The human rib cage consists of 12 pairs of ribs. These are grouped into true ribs, false ribs, and floating ribs. The true ribs are the first seven pairs that are directly connected to sternum through the costal cartilage. The next three pairs, which are also known as false ribs, are connected to the spine at the back, but are not directly attached to the sternum at the front. These are attached to the lowest true rib. Floating ribs are the last two sets of ribs that are not connected to the sternum at the front, but are connected to the spine at the back. Out of these, the middle ribs are the most susceptible to fractures. The upper ones are supported by the collarbone as well as the shoulder blades and the lower set of ribs are flexible as they are not attached to the sternum.
The ribs can get bruised or even develop cracks due to chest trauma. More often than not, this occurs due to a blow to the chest or in the event of a heavy object falling on the chest. Though the distressing symptoms can be managed to some extent with the help of drugs, following certain self-care measures will surely prove beneficial in speeding up the healing process. It is the extent of damage that will determine the time one may take to recover from a rib injury. The risk of complications is high, if the rib breaks and gets displaced.
Causes of Rib Injuries
Cracked ribs or development of tears in the cartilage is most likely to be caused due to vehicle accidents, falls, or injuries. A motor vehicle accident wherein the chest slams against the steering wheel is one of the common causes of cracked or bruised ribs. Changes in bone density could also increase the risk of rib fractures. An individual who is affected by osteoporosis is most likely to end up with broken or bruised ribs in the event of such accidents or falls. Intercostal strains and severe coughing spells over a prolonged period of time can also cause the ribs to fracture.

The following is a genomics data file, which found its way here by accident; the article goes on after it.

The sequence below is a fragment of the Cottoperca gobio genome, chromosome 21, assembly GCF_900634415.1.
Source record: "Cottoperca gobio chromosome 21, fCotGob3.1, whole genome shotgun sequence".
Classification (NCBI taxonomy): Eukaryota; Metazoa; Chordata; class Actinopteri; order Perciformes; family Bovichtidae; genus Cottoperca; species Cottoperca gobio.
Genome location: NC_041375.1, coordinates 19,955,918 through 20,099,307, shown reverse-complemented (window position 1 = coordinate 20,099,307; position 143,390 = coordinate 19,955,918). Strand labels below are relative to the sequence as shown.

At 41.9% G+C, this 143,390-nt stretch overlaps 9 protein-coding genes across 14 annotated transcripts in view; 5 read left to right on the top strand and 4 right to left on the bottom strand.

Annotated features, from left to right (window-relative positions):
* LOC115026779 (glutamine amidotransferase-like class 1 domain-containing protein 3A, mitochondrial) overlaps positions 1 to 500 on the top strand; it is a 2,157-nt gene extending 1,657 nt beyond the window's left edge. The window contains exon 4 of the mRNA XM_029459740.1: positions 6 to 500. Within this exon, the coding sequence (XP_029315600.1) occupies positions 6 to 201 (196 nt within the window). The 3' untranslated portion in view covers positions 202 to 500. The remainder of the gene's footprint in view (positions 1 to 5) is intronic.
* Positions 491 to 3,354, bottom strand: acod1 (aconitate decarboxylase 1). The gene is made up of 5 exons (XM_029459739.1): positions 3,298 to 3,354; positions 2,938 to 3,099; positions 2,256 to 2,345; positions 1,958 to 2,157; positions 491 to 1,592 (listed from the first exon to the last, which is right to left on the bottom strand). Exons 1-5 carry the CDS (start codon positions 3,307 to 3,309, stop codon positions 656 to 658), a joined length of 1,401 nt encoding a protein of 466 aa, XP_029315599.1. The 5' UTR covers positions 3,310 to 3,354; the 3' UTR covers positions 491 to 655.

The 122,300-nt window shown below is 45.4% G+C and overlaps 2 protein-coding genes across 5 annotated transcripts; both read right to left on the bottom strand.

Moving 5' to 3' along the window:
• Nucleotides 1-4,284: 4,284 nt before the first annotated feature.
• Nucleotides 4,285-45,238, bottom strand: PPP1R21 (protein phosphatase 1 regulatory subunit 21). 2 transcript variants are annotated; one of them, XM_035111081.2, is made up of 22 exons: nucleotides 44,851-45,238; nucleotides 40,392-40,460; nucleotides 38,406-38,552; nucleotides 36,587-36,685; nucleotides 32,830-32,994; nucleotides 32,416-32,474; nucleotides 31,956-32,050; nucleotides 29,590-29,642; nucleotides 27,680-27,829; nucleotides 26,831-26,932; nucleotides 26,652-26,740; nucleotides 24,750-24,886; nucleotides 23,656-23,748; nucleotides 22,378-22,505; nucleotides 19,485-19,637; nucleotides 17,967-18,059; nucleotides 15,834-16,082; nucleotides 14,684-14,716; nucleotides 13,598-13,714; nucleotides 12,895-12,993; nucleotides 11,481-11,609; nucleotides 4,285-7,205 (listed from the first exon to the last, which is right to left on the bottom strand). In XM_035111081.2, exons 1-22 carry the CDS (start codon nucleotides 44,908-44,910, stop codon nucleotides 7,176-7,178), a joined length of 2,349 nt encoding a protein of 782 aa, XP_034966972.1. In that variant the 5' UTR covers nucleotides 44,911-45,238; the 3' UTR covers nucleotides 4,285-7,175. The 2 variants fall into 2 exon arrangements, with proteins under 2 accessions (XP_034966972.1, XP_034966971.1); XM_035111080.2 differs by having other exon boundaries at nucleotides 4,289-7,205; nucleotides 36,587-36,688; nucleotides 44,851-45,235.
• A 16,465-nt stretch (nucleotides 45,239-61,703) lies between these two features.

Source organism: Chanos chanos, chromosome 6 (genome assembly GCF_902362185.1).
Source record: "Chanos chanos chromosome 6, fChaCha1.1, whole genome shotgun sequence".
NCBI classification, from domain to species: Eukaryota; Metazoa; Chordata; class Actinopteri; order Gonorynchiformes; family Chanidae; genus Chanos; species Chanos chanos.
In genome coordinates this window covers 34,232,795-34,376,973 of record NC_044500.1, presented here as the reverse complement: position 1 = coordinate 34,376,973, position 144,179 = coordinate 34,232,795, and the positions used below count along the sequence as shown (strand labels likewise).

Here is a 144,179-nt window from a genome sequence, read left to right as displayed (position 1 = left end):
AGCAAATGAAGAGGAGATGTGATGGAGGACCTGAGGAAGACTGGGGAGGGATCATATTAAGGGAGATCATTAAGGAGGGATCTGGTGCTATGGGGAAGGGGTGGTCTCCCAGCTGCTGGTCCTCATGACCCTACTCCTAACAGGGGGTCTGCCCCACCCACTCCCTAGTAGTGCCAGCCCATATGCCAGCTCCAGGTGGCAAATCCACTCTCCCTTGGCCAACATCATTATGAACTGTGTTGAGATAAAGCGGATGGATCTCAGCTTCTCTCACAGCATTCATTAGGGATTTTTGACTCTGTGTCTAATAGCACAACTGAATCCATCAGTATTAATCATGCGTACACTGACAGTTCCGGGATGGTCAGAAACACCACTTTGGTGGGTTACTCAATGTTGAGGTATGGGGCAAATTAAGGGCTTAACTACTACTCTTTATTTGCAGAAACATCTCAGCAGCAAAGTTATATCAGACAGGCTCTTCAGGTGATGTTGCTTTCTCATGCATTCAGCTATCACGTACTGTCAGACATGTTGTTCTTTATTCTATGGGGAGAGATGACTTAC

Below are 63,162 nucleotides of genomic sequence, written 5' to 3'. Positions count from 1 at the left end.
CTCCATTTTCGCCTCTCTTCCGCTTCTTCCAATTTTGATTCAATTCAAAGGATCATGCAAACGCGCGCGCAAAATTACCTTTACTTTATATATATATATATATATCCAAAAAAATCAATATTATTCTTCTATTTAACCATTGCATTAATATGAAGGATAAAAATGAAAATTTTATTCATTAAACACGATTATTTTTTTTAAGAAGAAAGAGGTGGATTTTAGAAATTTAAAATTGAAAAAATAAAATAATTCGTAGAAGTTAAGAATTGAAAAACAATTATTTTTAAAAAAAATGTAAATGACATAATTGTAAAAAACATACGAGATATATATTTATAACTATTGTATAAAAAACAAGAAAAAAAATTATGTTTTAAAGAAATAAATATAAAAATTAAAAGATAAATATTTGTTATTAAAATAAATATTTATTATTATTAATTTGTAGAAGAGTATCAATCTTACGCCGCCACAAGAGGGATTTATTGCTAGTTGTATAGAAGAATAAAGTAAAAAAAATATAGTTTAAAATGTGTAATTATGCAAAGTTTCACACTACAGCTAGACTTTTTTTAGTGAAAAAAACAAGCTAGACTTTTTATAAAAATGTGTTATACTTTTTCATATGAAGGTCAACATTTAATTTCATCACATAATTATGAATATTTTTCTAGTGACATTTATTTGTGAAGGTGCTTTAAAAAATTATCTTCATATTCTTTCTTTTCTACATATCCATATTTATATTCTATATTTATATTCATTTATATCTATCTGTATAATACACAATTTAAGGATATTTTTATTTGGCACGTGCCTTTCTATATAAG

The symptoms that the affected individual is likely to experience include:
- Rib cage pain
- Painful breathing
- Pain that is felt on touching the affected area
- Pain that worsens on twisting or bending
- Risk of internal bleeding or organ damage in the event of displaced fracture
While healing time for bruised ribs typically ranges anywhere between 5 to 6 weeks, rib fractures might take longer to heal. The time one would take to recover would also vary, depending on the overall health of the patient. It might range from 6 weeks to 6 months. However, following certain self-care measures will surely help in speeding up the recovery process. Taking adequate rest is extremely important. The affected individual must refrain from performing any strenuous physical activity that might worsen his/her condition. The treatment options usually include:
- Drug therapy involving the use of analgesics, anti-inflammatory drugs, nerve block injections, steroids, etc.
- Application of ice to reduce the swelling
- The use of spirometer to help the patient breathe easily
- Breathing exercises
While stress fracture and simple, non-displaced rib fracture have a good prognosis, displaced multiple fractures can be life-threatening and the patient might need to be immediately operated upon.
In case of a rib fracture, the affected individual is likely to experience rib cage pain and discomfort till the ribs heal completely. Seek medical help immediately for prompt treatment and follow self-care measures to speed up the recovery process.
Disclaimer: The information provided in this article is solely for educating the reader. It is not intended to be a substitute for the advice of a medical expert.